Salted caramel gelato

Salted caramel gelato

By
From
Gelato Messina
Makes
1 kg
Photographer
Billy Law

Salted caramel gelato can be a bit confronting the first time you try it. I have heard customers say ‘yuk’ the second it goes into their mouth, but by the time they have finished tasting it they say, ‘that’s amazing’ and order a scoop.

Salted caramel started off as a special flavour a few years ago, but it has become one of our most popular flavours and is now a permanent fixture. We fold white chocolate into ours, or you could melt some white chocolate and drizzle it over the top, but it’s just as great on its own. It’s best to use a good quality sea salt or rock salt; if you use normal table salt, reduce the amount to 3 g.

There are a couple of ways of making the caramel. I like to wet the sugar in the pan with water to make a slurry, then place the pan on the stove and cook the sugar until it turns a nice dark caramel colour. Take the pan off the stove just before you get that burnt sugar smell; there is so much residual heat in the pan that the caramel will keep cooking long after it’s off the heat.

Domestic

Ingredients

Quantity Ingredient
650g milk
120g cream
145g sugar
45g skim milk powder
35g dextrose
5g stabiliser
4g salt

Method

  1. Mixing

    Put the milk and cream in a double boiler over a medium heat.
  2. Put the sugar in a heavy-based saucepan and stir in 30 g water to make a slurry. Put the pan on the stove over a medium–high heat and let the sugar caramelise. There’s no need to stir, just let it do its thing. The sugar will start to bubble after 5 minutes or so and then 2 or 3 minutes later it will start to colour. When the caramel is a dark toffee brown, remove the pan from the stove — the sugar will be around 160°C to 180°C.
  3. Meanwhile, put the remaining powders in a bowl and mix until combined. When the milk and cream hit 40°C, whisk in the powders and bring the mixture up to 65°C. Keep the mixture at 65°C for 30 minutes, whisking every 5 minutes.
  4. When the caramel is ready, slowly, slowly pour the caramel into your hot milk mixture.
  5. Make sure that the mixture in your double boiler is above 65°C, as the hotter the mixture, the less the temperature differential between the mix and the caramel, reducing the chance of getting splashed with hot caramel. Under no circumstances should you combine the caramel with cold mixture. You can add the caramel at any time while your mixture is sitting at above 65°C for the required 30 minutes. When you have added all the caramel, give it a good mix with a stick blender.
  6. Transfer the mixture to a stainless steel bowl and place in an ice bath; chill to 40°C. Cover tightly with foil and put in the freezer, stirring every 10 minutes or so until the mixture drops to 4°C then place in the fridge and let it age for 4 hours.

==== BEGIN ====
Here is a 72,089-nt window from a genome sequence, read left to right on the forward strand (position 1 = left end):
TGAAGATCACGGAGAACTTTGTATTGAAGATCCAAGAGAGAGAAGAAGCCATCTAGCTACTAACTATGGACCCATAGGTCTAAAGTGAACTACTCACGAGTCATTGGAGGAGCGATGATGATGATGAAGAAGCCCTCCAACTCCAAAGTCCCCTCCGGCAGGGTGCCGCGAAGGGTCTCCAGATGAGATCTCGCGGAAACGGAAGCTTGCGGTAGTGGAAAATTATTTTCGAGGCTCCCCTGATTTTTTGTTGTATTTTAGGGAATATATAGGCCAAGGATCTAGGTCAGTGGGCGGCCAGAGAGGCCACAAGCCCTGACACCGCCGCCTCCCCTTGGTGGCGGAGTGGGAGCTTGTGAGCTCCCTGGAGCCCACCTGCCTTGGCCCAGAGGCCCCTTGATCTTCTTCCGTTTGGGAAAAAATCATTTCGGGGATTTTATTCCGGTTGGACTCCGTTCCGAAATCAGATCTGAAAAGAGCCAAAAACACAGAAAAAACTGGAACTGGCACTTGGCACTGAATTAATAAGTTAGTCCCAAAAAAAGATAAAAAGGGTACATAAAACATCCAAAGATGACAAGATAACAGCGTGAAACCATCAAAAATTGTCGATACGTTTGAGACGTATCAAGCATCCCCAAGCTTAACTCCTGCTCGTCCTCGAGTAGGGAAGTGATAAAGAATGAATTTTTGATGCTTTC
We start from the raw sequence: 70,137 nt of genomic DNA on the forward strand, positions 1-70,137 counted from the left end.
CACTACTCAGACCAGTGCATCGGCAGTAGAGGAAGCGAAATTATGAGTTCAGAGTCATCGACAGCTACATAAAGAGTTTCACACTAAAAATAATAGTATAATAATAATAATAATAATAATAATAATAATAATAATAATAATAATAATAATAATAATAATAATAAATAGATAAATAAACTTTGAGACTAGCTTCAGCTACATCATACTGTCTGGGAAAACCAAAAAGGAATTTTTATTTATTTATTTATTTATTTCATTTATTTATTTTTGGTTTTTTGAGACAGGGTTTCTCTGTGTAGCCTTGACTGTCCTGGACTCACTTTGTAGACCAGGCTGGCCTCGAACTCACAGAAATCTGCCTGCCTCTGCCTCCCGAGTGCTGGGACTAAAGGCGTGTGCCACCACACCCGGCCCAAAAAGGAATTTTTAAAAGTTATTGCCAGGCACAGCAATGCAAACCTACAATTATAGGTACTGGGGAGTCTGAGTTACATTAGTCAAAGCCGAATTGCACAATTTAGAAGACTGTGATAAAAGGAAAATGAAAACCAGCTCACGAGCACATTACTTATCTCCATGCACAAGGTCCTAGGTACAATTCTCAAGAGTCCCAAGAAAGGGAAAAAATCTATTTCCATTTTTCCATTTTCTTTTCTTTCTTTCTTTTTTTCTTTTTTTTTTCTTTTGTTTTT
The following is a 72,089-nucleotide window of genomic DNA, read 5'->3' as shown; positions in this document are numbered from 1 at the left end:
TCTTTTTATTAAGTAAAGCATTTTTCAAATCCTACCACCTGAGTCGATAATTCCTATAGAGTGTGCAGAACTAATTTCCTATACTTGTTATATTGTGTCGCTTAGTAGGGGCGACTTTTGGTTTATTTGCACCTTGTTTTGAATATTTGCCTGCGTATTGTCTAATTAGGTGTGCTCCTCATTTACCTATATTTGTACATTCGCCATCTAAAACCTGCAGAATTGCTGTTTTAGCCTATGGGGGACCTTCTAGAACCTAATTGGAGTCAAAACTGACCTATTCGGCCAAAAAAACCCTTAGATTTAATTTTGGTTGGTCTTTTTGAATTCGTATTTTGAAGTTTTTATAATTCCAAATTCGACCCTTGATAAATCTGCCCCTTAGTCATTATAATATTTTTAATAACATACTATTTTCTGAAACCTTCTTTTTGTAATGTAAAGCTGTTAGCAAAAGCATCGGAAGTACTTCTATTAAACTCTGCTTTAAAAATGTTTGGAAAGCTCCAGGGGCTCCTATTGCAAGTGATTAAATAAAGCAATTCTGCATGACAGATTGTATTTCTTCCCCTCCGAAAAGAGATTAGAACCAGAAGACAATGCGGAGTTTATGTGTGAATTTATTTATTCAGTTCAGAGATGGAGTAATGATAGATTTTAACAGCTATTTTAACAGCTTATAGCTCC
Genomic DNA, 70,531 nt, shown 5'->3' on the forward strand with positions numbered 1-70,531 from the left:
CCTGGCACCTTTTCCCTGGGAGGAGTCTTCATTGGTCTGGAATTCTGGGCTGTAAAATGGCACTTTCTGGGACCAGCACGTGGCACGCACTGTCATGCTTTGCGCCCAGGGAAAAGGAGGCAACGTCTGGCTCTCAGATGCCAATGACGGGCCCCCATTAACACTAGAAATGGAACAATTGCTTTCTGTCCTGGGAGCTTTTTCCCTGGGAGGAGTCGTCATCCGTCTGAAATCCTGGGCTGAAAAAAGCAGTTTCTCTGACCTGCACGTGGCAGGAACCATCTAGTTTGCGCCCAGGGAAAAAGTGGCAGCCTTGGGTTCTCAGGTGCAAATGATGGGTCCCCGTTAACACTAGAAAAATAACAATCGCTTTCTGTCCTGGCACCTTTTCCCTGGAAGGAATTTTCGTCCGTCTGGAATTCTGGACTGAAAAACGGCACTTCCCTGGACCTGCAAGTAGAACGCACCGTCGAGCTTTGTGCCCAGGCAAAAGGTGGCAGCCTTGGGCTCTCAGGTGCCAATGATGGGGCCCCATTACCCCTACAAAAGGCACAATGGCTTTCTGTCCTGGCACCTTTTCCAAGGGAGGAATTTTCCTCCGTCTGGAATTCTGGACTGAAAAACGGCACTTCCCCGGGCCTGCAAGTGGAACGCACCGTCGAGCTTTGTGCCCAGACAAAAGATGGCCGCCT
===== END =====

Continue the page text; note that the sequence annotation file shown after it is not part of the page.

7. Churning

    Turn on your gelato maker so it begins the freezing process.
  8. Using a stick blender, blend the mixture for 1 minute, then pour into the gelato maker.
  9. Once the mixture reaches –4°C, scoop out the gelato and transfer to a pre-cooled stainless steel bowl, cover tightly and immediately place in the freezer.
  10. Serving

    The gelato should be served within 2 to 3 hours after placing it in the freezer, or when it reaches –12°C. If it goes below –15°C or is left in the freezer overnight, the texture will be compromised.

Professional

Ingredients

Quantity Ingredient
as above

Method

  1. Mixing

    Put the milk and cream in a pasteuriser and select high pasteurisation.
  2. Put the sugar in a heavy-based saucepan and stir in 30 g water to make a slurry. Put the pan on the stove over a medium–high heat and let the sugar caramelise. There’s no need to stir, just let it do its thing. The sugar will start to bubble after 5 minutes or so and then 2 or 3 minutes later it will start to colour. When the caramel is a dark toffee brown, remove the pan from the stove — the sugar will be around 160°C to 180°C.
  3. Meanwhile, put the remaining powders in a bowl and dry mix. When the milk and cream hit 40°C, whisk in the powders.
  4. When the caramel is ready, slowly, SLOWLY pour the caramel into your pasteuriser.
  5. Make sure the pasteuriser is above 65°C, as the hotter the mixture, the less the temperature differential between the mix and the caramel, reducing the chance of getting splashed with hot caramel. Under no circumstances should you combine the caramel with cold mixture.
  6. Once the pasteuriser runs its cycle and gets down to 4°C, let the mixture age for 4 hours at 4°C.
  7. Churning

    Measure an appropriate amount of mixture into a measuring jug and put in a batch freezer. Within 10 to 12 minutes, your mixture should be ready for extraction.
  8. For long-term storage, up to 2 weeks: Put the gelato in a blast freezer for 30 minutes, then store at –18°C. For short-term storage, 2 to 3 days: Put the gelato in a storage freezer at –18°C.
  9. Serving

    The serving temperature of the gelato should be around –11°C to –13°C.

Warning

  • Please be careful when making the caramel. The sugars can reach above 180°C, which means instant third-degree burns if you come in contact with it. Wear long sleeves and make sure you don’t have any kids around. Take care, too, when combining the caramel with the rest of your gelato mixture, as the temperature of your mix will instantly boil and bubble up, causing hot vapours or splashes, which may burn your hands.
Tags:
gelato
ice cream
ice-cream
icecream
Gelato
Messina
Nick
Palumbo
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